Stranded near State borders, truck drivers struggle for food and water

TE Raja Simhan Chennai | Updated on March 27, 2020 Published on March 27, 2020

Truck drivers served food on a highway at Solapur, Maharashtra

The closure of dhabas along the highways — a lifeline for truckers — due to the lock-down has left truck drivers and cleaners starving as thousands of vehicles are stranded at State borders. Some are relying on good Samaritans, and companies such as Tata Motors and Indian Oil Corporation, to provide them with food.

Truck driver Pankaj Khursheed is stuck at Mahol near Solapur in Maharashtra for the past few days. “We plead to the government to allow trucks to enter the State and give us basic needs like food and water,” he said in a video message, in which drivers from various parts of the country spoke of the pathetic condition they are in. It is a similar situation for driver Manickam from Tamil Nadu, who, along with several others, is waiting at Rangampet in Chitoor district.

Truck drivers are frantically trying to reach out to their owners. Truck associations, including the All India Motor Transport Congress (AIMTC), have sought help from the Centre and States to ensure that drivers and cleaners are provided with food and water. But, no swift action so far, say truckers.

Corporates to the rescue

Rajinder Singh Bhasin, Managing Director of Chennai-based Janata Roadways, said that his truck is stranded in Mahol. As the dhabas are closed, his son Manavdeep Singh and a few friends from Mumbai managed to arrange food and water for the crew with the help of Tata Motors.

IndianOil is also pitching in with food and water. The company’s regional office is Kanpur is also offering rice and atta so that the truck crew can cook for themselves, said Singh.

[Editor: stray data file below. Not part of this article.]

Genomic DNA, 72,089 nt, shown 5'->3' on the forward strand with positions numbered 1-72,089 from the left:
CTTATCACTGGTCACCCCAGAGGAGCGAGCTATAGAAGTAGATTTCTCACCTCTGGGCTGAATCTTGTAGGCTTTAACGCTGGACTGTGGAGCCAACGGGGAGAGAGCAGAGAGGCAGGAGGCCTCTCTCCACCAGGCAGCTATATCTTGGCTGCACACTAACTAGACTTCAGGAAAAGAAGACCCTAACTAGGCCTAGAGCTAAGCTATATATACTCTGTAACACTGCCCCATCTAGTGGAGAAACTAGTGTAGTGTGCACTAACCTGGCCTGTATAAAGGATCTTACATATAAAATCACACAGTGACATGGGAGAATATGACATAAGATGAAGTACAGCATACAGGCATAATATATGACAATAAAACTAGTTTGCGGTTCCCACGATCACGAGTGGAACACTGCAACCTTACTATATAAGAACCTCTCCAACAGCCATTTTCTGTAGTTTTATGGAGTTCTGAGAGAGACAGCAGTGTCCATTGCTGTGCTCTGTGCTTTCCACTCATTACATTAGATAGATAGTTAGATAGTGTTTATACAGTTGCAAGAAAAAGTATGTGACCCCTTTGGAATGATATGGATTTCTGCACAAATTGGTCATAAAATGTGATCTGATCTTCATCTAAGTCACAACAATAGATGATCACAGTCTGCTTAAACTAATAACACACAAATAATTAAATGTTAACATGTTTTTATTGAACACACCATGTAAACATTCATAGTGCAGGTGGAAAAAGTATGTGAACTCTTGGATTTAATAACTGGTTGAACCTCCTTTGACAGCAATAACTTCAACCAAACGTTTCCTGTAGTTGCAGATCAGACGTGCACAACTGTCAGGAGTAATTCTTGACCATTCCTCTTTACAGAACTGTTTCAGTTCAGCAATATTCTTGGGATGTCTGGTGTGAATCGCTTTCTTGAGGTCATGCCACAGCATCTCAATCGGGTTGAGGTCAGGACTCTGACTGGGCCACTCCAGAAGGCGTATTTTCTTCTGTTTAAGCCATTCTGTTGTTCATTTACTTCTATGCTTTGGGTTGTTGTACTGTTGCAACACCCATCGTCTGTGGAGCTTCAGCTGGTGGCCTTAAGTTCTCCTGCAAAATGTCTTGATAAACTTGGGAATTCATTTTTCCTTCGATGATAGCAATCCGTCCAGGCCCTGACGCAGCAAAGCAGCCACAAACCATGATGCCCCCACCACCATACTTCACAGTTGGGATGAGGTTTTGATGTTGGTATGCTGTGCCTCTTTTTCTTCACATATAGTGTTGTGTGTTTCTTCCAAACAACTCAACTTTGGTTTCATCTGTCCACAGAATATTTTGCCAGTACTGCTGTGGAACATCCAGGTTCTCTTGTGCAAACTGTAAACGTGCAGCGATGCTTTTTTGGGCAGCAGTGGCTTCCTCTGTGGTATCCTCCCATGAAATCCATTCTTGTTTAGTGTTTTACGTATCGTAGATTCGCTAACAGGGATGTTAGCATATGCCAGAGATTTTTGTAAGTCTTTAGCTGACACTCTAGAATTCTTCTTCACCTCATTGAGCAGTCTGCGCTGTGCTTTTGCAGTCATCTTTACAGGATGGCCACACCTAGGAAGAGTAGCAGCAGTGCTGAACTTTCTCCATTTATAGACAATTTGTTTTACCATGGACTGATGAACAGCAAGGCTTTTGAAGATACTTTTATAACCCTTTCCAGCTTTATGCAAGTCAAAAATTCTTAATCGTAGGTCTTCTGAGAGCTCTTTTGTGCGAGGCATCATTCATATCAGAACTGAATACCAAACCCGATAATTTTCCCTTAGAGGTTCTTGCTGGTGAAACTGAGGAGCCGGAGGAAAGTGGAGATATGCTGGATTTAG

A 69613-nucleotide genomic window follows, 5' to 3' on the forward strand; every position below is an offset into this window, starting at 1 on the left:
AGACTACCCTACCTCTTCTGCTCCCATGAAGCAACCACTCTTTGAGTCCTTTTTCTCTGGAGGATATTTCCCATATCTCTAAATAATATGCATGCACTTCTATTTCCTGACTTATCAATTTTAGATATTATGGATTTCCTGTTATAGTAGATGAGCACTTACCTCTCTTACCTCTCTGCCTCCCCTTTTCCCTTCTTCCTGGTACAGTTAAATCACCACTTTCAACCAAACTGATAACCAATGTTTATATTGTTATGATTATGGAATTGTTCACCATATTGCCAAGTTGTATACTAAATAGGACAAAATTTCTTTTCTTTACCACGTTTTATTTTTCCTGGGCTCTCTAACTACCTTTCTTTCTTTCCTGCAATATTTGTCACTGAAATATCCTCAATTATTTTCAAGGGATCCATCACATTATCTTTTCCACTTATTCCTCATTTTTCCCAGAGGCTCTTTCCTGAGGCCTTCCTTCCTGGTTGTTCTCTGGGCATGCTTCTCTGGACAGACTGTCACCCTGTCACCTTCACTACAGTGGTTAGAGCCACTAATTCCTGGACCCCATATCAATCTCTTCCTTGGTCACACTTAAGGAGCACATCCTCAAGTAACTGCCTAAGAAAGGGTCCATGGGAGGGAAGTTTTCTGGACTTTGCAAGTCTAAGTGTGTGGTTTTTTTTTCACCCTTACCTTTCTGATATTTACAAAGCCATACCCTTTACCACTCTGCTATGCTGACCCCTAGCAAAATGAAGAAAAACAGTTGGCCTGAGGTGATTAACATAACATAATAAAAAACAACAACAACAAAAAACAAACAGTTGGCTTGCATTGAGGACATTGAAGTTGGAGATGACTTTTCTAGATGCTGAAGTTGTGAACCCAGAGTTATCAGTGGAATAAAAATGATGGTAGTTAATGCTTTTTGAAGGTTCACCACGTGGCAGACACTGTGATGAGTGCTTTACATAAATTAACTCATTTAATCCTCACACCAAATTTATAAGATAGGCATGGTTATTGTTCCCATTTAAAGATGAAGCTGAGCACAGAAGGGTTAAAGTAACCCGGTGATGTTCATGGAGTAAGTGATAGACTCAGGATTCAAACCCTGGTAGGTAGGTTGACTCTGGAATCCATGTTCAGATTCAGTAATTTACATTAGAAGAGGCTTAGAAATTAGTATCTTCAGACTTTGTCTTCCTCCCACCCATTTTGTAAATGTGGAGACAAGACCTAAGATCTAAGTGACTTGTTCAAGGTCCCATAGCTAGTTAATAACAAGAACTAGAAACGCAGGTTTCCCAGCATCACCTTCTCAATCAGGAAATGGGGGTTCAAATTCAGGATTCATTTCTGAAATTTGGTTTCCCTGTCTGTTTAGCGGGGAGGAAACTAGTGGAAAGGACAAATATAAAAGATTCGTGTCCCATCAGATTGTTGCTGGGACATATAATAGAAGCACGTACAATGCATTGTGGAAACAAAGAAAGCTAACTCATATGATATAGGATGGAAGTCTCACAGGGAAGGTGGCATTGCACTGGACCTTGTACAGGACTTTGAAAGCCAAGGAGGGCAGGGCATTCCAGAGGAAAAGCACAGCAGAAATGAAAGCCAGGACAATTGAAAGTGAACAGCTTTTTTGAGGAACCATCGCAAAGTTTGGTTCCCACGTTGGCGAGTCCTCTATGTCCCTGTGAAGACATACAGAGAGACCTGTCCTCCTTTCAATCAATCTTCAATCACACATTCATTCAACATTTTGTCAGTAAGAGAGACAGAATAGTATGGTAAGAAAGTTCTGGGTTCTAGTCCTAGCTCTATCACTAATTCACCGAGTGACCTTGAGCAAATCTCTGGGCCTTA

Similar arrangements have been made at United Fuel Services near Manor on NH-8 in Maharashtra Palghar; Shrivandan Service Station, Sayne Khurde in Malegaon at Nashik district on NH-3; and Dhami Petroleum, Sastapur, Bidar district of Karnataka on NH-65. Some of the fuel stations are also providing lunch packets to the truck crew, said Singh.

“Unfortunately, some of the dhabas are fleecing the truckers by charging ₹20 per roti, which is nearly four times the normal cost,” he added.

B Satyanarayana, proprietor of New Vijaya Lakshmi Transport, Visakhapatnam, said his trucks are stranded at Anandapuram junction and Gajuwaka area of Visakhapatnam. It is a bad situation across the country, he said, adding: “The loss is nearly ₹5,000 every day per vehicle.”

Little relief

There is no relief forthcoming from the government to the road transport fraternity, which is hit hard by the lock-down. There have been consistent distress calls from the drivers who are held up on the highways, away from their homes without food, water and money, said AIMTC President Kultaran Singh Atwal.

“The coronavirus will come later but before that the hunger will take a toll. There is a grave humanitarian crisis in the making unless prudent steps are taken to allow the trucks to reach their destination,” he added.

Realising the gravity of the situation, the Odisha government issued an order on March 25 to ensure smooth functioning of the dhabas on the highways. Every 20 km a dhaba and vehicle repair shop are located. Highway patrol will ensure that there is no congregation at any particular dhaba, says an order issued by the State’s Department of Water Resources.

The government has also set up a helpline — 0674 2620200 — for drivers and cleaners of goods transport vehicles for any guidance or remedial action.

The Assam government, in an order, said two dhabas at Chariali and Lahoal have been selected to serve truck drivers who are engaged in carrying essential food and civil supply materials.

Published on March 27, 2020

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